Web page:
In The Study Yvonne Walton’s nine insect brooches and a Samurai Beetle (2007) necklace join her silk paper plate Picnic (2004), which bears a strong resemblance to several Chelsea porcelain decorated plates painted in the Hans Sloane botanical style in the Collection. “Walton’s work in particular relates to that of deVille in that creatures are ‘captured’ under glass. All of the works in the exhibition ‘capture’ animals, real or imagined, for the purposes of man”, says Morgan. “Thus they all make a contribution to the human/animal conversation this exhibition aims to explore. The fact that we have chosen some smaller, more ‘discreet’ work than that of say Kate Rohde, is quite deliberate as one of the experiences we want our visitors to have is that of examining objects in detail – seeing the small picture as well as the big one”.
The Sitting Room contains the fine gold and silver metal thread work of Lesley Uren, a founding member of The Embroiderers Guild (Victoria), and something of a national treasure in her field. Her winged creatures including birds, butterflies and phoenix, are often inspired by ancient civilisations and mythology. “As part of the mantra of The Johnston Collection that old is new, new is old, we are keen to explore not just making techniques undreamt of in the 18th and 19th centuries (such as Kate Rohde’s cast resin) but also contemporary interpretations of old techniques – in this case stumpwork and metal thread embroidery which are centuries old”, Morgan asserts.
In The Bedroom we find the work of author and embroidery authority Alison Cole who has twice participated in the annual ‘Christmas at The Johnston Collection’, and whose work was later acquired for the permanent collection. When The Embroiderers Guild decorated Fairhall (2003) a six-figure Adoration of the Magi group (now in The Johnston Collection) had new costumes made for it. Lesley Uren dressed the ‘Gold Magi’, and Cole the ‘Green Magi’, “I took inspiration from the Green Chandelier in The Yellow Room upstairs for the jacket and the foliate designs on the plates downstairs for the caftan”. She has lectured on stumpwork embroidery at The Johnston Collection (2010), and created a three-dimensional bouquet of flowers for the exhibition Taking Tea With English Bodies: A Social History of Tea and the Development of English Ceramics (2005). “It is wonderful to work within the house museum environment, there is so much to be inspired by and it is lovely to be able to tie the items into their program. It doesn’t take long to find something gorgeous to be inspired by and work in with it”, Cole enthuses.
Four panels depicting mythological creatures, a unicorn, Welsh red dragon, gryphon and a cockatrice (2009-10) are joined by a delicate three-dimensional goldwork sculpture Dragon-Fly (2009). “I don’t specify how any of the things that I embroider should be installed, I leave that completely up to whomever is doing the arranging of the rooms. I like that my work complements the existing pieces in the house without dominating”, Cole states. “Embroidery is very much at home in a non-gallery environment like Fairhall. By it’s very nature, embroidery is domestic and historically has been in people’s homes either as decorative art or as embellishment for clothing. From the working class to royalty, it is something that most people can identify with”.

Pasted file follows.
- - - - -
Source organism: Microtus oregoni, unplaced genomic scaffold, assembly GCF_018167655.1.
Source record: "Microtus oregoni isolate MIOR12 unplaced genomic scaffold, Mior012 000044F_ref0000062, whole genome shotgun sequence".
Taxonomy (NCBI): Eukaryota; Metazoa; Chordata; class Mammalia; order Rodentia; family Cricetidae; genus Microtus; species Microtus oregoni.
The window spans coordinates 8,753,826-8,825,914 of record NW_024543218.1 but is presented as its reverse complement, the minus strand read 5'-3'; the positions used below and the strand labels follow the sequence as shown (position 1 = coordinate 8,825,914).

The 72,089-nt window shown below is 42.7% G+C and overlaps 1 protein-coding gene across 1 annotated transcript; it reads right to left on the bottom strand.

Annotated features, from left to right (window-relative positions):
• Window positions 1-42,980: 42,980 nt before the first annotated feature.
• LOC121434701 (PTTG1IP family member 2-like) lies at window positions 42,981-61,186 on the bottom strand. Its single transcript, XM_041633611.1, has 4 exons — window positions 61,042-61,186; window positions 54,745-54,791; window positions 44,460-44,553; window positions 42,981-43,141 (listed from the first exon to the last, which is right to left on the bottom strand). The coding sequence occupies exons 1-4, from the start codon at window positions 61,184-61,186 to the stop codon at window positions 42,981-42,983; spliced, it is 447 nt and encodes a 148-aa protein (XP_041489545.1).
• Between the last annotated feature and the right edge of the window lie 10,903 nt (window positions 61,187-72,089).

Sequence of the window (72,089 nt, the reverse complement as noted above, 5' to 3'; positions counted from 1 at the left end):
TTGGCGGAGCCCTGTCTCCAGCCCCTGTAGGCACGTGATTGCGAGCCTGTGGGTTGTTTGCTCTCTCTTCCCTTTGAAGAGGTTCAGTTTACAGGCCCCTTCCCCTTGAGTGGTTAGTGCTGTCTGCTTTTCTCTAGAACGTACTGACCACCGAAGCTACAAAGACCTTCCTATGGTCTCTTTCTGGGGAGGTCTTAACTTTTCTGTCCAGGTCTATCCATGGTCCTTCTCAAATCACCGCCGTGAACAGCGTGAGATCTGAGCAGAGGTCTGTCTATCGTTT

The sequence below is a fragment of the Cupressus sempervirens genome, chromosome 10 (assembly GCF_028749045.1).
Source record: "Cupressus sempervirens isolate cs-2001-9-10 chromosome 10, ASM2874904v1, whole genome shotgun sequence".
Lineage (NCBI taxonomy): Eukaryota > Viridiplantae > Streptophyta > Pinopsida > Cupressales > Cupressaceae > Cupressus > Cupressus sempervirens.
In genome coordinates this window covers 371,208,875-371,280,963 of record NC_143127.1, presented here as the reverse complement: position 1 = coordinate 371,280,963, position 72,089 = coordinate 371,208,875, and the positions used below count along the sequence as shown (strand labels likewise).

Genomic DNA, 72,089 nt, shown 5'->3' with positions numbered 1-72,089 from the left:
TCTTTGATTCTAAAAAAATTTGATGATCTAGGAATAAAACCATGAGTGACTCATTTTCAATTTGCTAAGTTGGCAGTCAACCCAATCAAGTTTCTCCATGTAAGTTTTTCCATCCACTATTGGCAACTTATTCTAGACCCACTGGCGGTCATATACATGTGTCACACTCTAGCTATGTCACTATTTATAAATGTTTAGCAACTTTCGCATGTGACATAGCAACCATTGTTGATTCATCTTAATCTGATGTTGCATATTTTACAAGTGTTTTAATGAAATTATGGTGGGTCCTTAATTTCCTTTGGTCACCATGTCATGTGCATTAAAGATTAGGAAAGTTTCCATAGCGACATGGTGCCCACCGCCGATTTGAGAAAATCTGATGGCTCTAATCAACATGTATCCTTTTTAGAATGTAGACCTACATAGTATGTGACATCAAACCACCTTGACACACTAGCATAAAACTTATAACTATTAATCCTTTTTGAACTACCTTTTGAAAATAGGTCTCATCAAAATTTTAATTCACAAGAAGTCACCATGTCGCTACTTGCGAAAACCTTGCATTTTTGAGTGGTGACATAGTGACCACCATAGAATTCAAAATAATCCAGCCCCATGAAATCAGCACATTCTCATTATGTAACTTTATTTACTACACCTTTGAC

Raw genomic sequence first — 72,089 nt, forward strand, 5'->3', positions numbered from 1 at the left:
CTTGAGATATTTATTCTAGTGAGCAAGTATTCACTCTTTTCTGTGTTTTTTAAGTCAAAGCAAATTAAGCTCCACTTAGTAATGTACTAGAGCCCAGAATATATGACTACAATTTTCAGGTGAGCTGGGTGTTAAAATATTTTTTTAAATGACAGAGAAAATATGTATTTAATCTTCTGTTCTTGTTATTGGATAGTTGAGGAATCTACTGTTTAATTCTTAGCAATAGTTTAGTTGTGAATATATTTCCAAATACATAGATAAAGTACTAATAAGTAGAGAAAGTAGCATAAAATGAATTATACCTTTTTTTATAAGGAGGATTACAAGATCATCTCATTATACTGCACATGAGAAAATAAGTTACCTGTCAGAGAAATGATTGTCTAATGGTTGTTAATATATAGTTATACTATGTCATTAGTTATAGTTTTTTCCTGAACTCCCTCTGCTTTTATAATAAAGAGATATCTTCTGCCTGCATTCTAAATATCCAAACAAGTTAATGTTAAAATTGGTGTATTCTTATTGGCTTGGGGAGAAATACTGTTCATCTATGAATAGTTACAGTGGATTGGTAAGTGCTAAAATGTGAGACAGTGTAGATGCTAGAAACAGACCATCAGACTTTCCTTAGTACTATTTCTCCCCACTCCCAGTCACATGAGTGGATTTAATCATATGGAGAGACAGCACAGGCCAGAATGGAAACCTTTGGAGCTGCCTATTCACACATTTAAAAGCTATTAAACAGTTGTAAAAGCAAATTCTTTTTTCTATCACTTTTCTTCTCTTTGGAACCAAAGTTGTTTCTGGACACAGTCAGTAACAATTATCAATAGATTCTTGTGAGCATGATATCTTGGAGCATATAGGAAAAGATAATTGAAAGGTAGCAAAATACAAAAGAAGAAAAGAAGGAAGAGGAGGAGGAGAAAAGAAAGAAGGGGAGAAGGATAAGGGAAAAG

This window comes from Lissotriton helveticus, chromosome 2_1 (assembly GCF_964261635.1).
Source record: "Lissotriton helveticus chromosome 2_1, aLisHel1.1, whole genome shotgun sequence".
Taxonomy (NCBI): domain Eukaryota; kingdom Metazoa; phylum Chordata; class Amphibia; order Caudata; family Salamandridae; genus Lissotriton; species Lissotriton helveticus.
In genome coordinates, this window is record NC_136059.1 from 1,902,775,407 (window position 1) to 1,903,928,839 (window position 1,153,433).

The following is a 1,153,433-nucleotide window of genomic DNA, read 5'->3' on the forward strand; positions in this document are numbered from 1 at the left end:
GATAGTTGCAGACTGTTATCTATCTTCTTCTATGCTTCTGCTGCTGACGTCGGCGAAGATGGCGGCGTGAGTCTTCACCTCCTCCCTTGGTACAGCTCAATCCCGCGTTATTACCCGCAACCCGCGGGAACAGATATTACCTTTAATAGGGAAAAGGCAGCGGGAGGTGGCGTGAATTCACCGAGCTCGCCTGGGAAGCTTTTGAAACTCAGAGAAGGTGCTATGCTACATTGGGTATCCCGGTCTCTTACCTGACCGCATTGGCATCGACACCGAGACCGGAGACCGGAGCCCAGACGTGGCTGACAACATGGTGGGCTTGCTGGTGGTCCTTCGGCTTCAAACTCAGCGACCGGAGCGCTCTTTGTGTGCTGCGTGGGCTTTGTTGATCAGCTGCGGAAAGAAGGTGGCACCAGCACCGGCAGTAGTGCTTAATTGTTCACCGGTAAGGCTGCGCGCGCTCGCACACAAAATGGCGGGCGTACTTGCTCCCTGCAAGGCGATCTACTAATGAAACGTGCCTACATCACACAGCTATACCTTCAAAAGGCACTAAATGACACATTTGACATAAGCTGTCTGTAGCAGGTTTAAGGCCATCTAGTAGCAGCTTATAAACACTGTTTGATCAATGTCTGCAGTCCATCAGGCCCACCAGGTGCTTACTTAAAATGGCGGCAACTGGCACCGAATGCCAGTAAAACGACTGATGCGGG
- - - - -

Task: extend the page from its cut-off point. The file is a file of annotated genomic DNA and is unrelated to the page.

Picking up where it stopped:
Such is the depth of William Johnston’s collection, and so populated with animal references, that Animal Kingdom runs the gamut in taste and style from kitsch porcelain figure groups, to winged Sphinx Torchères, rampant dragons, ‘Canova’ lions, and feathered flocks of all descriptions. “The artists (and their work) all speak to each other, from room to room and floor to floor. A narrative evolved that allowed this to happen that was liberating, fun and complex all at the same time. They shared their created objects and stories, and we could create some good connections and conversations between them all. They are all magnificent in what they do, and propose, in their work”, Le Vaillant surmises. “There are some wondrous connections between people and animals, our shared empathy and ethics, our fear and love of beasts, mythical and symbolic (and real) creatures. By proposing and opposing them there seems that there is no end of zoomorphism and anthropomorphism that can create pretext for excursions in style and meaning in all the contributor’s works – as well as the platform that the Collection’s items have to offer their ideas and skills”.
Our relationship to the animal world is as fundamental as it is constantly evolving, dysfunctional, co-dependent and unequal. As we humans continue to assert our dominant position at the pinnacle of the food chain, the way we treat animals is characterised by ambivalence, fear, conflict, obsession, curiosity, affection, unease, abuse, and fascination. Animals can provoke emotions as diverse and varied as they are. That considered, there is much to contemplate and to linger over and as you chase your tail around Fairhall.
The Johnston Collection can be visited only by appointment: www.johnstoncollection.org | Troy Emery’s new exhibition Withdrawn (13-29 July, 2017) is at MARS Gallery, 7 James Street, Windsor, Victoria, 3181: www.marsgallery.com.au He is represented by: Martin Browne Contemporary (NSW): www.martinbrownecontemporary.com Artist site: www.troyemery.net | Julia de Ville is represented by: Sophie Gannon Gallery (Vic): sophiegannongallery.com.au Jan Murphy Gallery (QLD): www.janmurphygallery.com.au Artist site: juliadeville.com | Kate Rohde is represented by: This Is No Fantasy + Dianne Tanzer (Vic): thisisnofantasy.com Pieces Of Eight Gallery (Vic): www.piecesofeight.com.au Artist site: www.katerohde.com | Vipoo Srivilasa is represented by: Scott Livesey Galleries (Vic): www.scottliveseygalleries.com Edwina Corlette Gallery (QLD): edwinacorlette.com Adrian Sassoon (UK): www.adriansassoon.com Subhashok The Arts Centre (Thailand): https://m.facebook.com/sacbangkok Srivilasa also exhibits with: Ferrin Contemporary (USA): ferrincontemporary.com Artist site: vipoo.com | Alison Cole: www.alisoncoleembroidery.com.au
Inga Walton is a writer and arts consultant based in Melbourne who contributes to numerous Australian and international publications. She has submitted copy, of an increasingly verbose nature, to Trouble since 2008. She is under the impression that readers are not morons with a short attention span, and would like to know lots of things.